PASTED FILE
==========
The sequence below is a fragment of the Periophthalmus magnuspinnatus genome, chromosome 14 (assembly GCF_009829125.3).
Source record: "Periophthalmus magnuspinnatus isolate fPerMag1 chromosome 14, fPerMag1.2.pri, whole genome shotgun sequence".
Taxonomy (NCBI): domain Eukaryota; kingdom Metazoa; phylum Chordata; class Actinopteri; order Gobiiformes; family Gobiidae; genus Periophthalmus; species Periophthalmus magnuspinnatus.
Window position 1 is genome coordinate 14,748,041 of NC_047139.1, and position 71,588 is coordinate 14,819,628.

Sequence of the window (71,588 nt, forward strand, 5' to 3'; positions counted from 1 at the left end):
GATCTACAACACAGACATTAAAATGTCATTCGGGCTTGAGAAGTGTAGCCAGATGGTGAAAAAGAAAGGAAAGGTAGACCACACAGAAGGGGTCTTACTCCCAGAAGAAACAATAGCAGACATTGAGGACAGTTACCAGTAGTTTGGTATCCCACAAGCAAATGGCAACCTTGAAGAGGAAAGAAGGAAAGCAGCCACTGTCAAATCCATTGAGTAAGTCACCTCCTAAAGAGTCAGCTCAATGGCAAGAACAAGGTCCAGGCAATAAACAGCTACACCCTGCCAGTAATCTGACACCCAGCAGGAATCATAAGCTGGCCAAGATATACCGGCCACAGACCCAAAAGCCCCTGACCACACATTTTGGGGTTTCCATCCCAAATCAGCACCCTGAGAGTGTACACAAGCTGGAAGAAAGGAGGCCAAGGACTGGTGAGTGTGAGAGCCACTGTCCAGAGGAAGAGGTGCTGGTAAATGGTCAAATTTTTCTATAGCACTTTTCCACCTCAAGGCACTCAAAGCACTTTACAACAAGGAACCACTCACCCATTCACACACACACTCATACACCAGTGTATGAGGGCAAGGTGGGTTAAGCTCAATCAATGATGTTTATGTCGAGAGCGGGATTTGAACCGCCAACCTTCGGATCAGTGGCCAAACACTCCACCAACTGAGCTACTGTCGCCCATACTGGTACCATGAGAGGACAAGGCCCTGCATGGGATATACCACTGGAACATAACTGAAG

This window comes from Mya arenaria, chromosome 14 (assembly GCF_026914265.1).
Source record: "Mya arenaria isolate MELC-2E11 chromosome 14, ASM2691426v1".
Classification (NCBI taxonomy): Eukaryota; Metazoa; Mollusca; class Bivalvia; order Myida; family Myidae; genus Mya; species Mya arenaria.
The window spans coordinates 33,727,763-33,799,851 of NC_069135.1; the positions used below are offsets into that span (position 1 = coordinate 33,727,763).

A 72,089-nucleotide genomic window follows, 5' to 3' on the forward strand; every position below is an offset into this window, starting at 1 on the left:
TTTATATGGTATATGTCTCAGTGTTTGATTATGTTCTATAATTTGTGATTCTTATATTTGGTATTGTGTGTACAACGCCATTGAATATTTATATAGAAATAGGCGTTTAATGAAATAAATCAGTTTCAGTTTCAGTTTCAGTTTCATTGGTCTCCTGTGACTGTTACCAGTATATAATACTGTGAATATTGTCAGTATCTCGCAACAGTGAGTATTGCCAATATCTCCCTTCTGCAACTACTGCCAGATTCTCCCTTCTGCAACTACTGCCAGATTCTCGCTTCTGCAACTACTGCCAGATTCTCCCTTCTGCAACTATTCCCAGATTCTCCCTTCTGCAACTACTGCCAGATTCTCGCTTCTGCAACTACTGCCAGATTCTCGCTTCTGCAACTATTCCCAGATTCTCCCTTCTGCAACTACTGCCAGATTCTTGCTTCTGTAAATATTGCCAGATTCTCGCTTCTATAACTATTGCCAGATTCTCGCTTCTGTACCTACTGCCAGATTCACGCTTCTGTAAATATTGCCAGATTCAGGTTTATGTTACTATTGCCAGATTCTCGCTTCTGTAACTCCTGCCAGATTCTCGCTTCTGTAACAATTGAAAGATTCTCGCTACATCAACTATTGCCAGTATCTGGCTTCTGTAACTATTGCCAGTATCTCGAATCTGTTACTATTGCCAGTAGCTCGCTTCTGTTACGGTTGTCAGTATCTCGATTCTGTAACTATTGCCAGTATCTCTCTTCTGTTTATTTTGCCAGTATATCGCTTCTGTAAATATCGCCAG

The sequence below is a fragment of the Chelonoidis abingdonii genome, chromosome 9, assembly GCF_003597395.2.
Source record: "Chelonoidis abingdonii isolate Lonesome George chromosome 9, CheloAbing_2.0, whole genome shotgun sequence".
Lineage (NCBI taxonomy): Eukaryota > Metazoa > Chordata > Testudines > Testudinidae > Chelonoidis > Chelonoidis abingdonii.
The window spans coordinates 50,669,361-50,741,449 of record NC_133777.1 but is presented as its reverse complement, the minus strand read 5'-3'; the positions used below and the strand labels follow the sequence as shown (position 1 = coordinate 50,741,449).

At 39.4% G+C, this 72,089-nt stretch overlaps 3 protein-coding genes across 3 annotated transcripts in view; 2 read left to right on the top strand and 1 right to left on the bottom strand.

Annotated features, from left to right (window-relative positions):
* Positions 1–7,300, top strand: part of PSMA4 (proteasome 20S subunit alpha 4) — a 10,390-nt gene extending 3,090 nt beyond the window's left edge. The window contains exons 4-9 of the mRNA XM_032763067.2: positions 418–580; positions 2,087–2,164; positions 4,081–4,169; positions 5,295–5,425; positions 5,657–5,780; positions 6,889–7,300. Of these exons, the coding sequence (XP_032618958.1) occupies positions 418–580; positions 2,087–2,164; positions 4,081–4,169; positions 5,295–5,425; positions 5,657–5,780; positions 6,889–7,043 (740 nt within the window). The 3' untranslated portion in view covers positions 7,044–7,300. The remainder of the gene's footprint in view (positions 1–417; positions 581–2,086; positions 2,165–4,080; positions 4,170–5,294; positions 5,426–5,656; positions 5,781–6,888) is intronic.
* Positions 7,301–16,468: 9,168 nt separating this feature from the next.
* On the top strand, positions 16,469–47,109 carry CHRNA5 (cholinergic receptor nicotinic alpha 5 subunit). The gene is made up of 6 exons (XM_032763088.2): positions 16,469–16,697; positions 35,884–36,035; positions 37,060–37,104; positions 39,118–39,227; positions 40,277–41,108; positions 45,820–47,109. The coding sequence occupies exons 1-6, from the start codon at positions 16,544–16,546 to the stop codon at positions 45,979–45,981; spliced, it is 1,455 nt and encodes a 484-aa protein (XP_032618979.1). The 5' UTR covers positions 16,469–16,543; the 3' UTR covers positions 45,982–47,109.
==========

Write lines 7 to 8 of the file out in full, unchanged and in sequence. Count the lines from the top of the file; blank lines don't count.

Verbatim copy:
This window comes from Mya arenaria, chromosome 14 (assembly GCF_026914265.1).
Source record: "Mya arenaria isolate MELC-2E11 chromosome 14, ASM2691426v1".